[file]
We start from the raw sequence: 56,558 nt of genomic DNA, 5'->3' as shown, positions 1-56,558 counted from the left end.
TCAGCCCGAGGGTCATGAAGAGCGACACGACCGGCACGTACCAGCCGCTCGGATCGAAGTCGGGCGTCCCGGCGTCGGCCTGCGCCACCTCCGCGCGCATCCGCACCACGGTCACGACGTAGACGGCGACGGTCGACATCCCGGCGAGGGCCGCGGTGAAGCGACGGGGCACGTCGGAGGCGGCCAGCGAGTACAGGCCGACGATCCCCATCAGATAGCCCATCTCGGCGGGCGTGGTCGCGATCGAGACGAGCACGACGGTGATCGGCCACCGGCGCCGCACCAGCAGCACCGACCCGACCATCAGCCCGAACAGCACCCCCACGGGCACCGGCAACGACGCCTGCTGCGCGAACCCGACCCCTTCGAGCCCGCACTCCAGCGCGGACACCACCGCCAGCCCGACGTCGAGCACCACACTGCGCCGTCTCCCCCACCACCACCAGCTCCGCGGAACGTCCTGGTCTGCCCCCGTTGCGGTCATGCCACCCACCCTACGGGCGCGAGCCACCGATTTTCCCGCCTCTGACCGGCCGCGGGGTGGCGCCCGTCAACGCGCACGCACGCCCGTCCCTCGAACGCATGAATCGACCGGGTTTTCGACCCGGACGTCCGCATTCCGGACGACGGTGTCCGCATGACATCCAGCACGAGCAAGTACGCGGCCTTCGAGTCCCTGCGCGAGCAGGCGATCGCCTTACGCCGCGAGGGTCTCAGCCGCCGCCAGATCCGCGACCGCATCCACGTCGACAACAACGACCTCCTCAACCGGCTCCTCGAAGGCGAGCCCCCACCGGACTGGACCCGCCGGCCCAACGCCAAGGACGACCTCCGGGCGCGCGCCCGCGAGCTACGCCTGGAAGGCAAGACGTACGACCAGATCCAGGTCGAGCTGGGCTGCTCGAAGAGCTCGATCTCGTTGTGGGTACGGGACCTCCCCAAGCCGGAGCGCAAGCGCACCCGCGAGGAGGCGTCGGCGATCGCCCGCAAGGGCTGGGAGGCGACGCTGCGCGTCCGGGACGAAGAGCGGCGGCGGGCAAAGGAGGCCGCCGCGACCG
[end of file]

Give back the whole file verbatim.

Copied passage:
We start from the raw sequence: 56,558 nt of genomic DNA, 5'->3' as shown, positions 1-56,558 counted from the left end.
TCAGCCCGAGGGTCATGAAGAGCGACACGACCGGCACGTACCAGCCGCTCGGATCGAAGTCGGGCGTCCCGGCGTCGGCCTGCGCCACCTCCGCGCGCATCCGCACCACGGTCACGACGTAGACGGCGACGGTCGACATCCCGGCGAGGGCCGCGGTGAAGCGACGGGGCACGTCGGAGGCGGCCAGCGAGTACAGGCCGACGATCCCCATCAGATAGCCCATCTCGGCGGGCGTGGTCGCGATCGAGACGAGCACGACGGTGATCGGCCACCGGCGCCGCACCAGCAGCACCGACCCGACCATCAGCCCGAACAGCACCCCCACGGGCACCGGCAACGACGCCTGCTGCGCGAACCCGACCCCTTCGAGCCCGCACTCCAGCGCGGACACCACCGCCAGCCCGACGTCGAGCACCACACTGCGCCGTCTCCCCCACCACCACCAGCTCCGCGGAACGTCCTGGTCTGCCCCCGTTGCGGTCATGCCACCCACCCTACGGGCGCGAGCCACCGATTTTCCCGCCTCTGACCGGCCGCGGGGTGGCGCCCGTCAACGCGCACGCACGCCCGTCCCTCGAACGCATGAATCGACCGGGTTTTCGACCCGGACGTCCGCATTCCGGACGACGGTGTCCGCATGACATCCAGCACGAGCAAGTACGCGGCCTTCGAGTCCCTGCGCGAGCAGGCGATCGCCTTACGCCGCGAGGGTCTCAGCCGCCGCCAGATCCGCGACCGCATCCACGTCGACAACAACGACCTCCTCAACCGGCTCCTCGAAGGCGAGCCCCCACCGGACTGGACCCGCCGGCCCAACGCCAAGGACGACCTCCGGGCGCGCGCCCGCGAGCTACGCCTGGAAGGCAAGACGTACGACCAGATCCAGGTCGAGCTGGGCTGCTCGAAGAGCTCGATCTCGTTGTGGGTACGGGACCTCCCCAAGCCGGAGCGCAAGCGCACCCGCGAGGAGGCGTCGGCGATCGCCCGCAAGGGCTGGGAGGCGACGCTGCGCGTCCGGGACGAAGAGCGGCGGCGGGCAAAGGAGGCCGCCGCGACCG